Thursday, July 15, 2004

return of the postal scrotum!

Yes, a letter! This is from reader "A":


Good news that you're thinking of going to see MIC about the blogjam. Brave man.

They will blame the ISPs for all this, as you're obviously aware. Weasels.

The MIC gave the ISPs a list of sites to ban and will deny they asked for a blanket blog ban. So the MIC ought to put pressure on the ISPs to do their job properly and stop being so indiscriminate.

There is legislation (which I can't read) about the Rights of Telecommunications Users under the Telecommunicatons Business Act 1983 rev 2000 (accessible here: Ministry of Information and Communication) which may just give you some ammunition to make them get tough on the ISPs. Or not - but I live in hope. Anyway, their policy goal includes "Improving the environment, laws and regulations to facilitate informatization."

There is a precedent for this big blockade, when the whole of Geocities was banned in 1997. Sorry, you probably know this already, but here's a link in case not: Wired News: South Korea Blacks Out GeoCities. I've been unable to track down how it was resolved, if it ever was. (Funny, when you google "korea geocities unblocked" you just get a load of porn sites after the first unhelpful page.)

On the MIC's FAQ page there are lots of indignant Qs about the censorship, and no As. (No names I recognise there, but all good stuff.)

There many things that baffle me about this. I fail to understand why they can't filter out individual urls. (Not that I approve of that either.)

And how did they determine which sites to ban? how did they find them? Were they trawling for them anyway, or did some hapless net surfers just stumble into them to be traumatised and outraged? I think not.

And where is the official record of the determination to ban these sites? (Sorry - it's the lawyer speaking.) If you go to MIC's appalling Internet 119 site - and a more weasely specimen of snitchfest is hard to credit - you'll be hard-pressed to find any evidence of a determination that 39 sites were banned for showing or linking to the beheading video. The only categories of complaint on the drop-down menu on the snitch form are Child Porn, Child Erotica, and Other. So one would expect a whole batch of Other complaints to have been determined around the time of the ban. They just aren't there. What happened? (And what a miserable apology for open government the whole thing is!)

You may not have much patience with these technicalities, and actually I sympathise with that, but these are the things by which civil servants triumph or fail. And from what I hear, failure sits ill with Koreans.

And yes, get them talking about ICEC and the inconsistencies. Oranckay's got a great post today about the inconsistencies with Yun Geum I (whom I hadn't heard of) and the middle school students Sim Mi Seon and Sin Hyo Sun. Let alone Nick Berg et al.

And finally, I'm a bit bothered about the Get Deported meme, which I'll write about in another email. It's got slightly distorted and I really don't know if you all need to worry.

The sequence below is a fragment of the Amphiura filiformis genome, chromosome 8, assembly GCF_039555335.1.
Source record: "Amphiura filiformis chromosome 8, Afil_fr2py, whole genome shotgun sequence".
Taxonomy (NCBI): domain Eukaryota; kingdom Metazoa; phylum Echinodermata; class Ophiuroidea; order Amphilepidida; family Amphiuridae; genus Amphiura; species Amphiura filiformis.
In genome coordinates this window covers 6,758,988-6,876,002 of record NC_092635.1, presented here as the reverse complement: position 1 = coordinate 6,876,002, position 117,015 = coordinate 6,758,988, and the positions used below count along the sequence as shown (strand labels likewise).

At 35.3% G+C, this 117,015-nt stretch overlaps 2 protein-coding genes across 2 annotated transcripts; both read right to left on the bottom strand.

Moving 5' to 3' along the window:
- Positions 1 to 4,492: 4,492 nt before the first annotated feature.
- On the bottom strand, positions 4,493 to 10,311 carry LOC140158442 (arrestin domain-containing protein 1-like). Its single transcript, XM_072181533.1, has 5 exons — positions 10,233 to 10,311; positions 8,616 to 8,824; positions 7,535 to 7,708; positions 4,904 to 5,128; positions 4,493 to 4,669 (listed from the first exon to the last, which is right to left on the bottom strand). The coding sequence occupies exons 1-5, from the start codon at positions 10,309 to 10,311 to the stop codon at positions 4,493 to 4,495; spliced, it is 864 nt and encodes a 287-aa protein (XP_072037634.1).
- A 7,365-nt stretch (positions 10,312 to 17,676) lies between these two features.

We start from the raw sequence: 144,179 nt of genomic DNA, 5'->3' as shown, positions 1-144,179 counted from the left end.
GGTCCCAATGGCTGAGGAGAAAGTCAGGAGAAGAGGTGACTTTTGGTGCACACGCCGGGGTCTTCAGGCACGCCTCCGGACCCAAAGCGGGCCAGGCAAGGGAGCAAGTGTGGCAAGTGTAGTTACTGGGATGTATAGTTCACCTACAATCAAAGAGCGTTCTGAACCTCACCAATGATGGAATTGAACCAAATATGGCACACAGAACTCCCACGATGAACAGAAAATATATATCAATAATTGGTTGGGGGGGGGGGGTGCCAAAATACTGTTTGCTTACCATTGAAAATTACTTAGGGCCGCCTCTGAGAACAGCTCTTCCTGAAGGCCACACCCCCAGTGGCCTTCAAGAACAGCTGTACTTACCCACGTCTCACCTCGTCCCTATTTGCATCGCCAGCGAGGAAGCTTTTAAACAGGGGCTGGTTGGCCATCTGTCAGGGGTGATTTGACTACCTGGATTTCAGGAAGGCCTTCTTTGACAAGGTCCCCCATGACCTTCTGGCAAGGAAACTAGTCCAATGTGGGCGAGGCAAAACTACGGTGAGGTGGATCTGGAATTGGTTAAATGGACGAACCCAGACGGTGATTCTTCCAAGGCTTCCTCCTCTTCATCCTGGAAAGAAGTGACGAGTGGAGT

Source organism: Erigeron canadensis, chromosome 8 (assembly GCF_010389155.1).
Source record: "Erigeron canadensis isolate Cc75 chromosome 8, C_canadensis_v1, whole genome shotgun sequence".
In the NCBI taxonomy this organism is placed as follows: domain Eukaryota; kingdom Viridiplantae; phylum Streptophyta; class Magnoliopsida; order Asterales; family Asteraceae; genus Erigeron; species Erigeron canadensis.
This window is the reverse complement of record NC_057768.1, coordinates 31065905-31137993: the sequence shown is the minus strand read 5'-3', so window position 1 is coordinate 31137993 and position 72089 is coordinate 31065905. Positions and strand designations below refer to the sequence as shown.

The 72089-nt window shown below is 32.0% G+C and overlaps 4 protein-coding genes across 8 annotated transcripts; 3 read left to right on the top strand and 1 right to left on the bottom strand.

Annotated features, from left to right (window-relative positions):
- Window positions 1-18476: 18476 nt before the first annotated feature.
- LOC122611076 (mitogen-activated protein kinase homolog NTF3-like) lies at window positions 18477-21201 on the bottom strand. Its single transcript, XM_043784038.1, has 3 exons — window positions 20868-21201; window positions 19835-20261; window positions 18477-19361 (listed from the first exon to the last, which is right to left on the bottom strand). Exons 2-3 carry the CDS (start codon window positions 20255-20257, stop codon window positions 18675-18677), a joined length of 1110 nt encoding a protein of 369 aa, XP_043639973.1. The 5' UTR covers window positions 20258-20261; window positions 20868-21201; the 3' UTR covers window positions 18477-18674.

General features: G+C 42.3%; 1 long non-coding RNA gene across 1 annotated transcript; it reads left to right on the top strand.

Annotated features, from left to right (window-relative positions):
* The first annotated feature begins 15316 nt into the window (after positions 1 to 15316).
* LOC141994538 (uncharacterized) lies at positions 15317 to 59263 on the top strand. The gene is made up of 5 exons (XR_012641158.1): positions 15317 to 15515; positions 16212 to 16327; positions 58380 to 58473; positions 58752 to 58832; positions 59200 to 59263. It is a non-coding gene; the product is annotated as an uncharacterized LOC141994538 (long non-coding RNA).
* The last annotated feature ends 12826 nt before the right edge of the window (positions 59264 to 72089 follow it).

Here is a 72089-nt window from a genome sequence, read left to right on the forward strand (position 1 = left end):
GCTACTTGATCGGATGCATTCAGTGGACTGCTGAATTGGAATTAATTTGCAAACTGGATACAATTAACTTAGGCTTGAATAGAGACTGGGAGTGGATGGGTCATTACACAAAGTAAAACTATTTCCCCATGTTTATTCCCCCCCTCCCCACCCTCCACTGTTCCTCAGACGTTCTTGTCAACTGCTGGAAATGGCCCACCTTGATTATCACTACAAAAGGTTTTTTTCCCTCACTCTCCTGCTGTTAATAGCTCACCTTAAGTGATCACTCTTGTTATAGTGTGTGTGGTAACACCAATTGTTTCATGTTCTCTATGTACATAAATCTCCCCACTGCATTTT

Best wishes, and good luck.


Just a reminder to other readers that the Marmot's the one who's pushed hardest for visiting the MIC, even though we've been kicking the idea around for a bit, as noted in this post. I think it's a reasonable proposition.

As for getting deported: it's probably not an immediate issue, though I wonder whether it might become one if (big if) we gain a decent amount of press coverage.

"A" asks some great questions, which I hope some folks out there might answer. The one that bugs me most is: Where is the official record of the determination to ban these sites?

Where, indeed? I'm proceeding on the assumption that the journalists who initially reported the ban got it right in attributing the ban to the MIC, which hasn't exactly been screaming scandalized denials. However, Oranckay and others questioned, early on, whether this was in fact an MIC effort. Since then, we've discovered that some MIC officials say one thing while others say something different. I handled this problem earlier with my Vatican analogy: large bureaucracies don't always act as a single mind. The Marmot's general feeling (correct me if I'm misreading you, Robert) is that we're essentially witnessing massive incompetence and a general lack of communication. This may be why he's suggesting direct dialogue with the MIC, which I agree would be a good thing. I, however, tend to view the MIC more dimly and think that there's definitely something amiss here, because the two-pronged dodge (bureaucratic and semantic) seems to be borrowed straight from the PRC's handbook: (1) obfuscate the question of accountability, and (2) convince the wronged parties that what's happening isn't censorship. What fuels my suspicions is the fact that some MICers have explicitly not denied their involvement in the ban, but have instead proffered various justifications for it.

Wow-- the censorship must be working. I didn't say "fuck" even once in this post.


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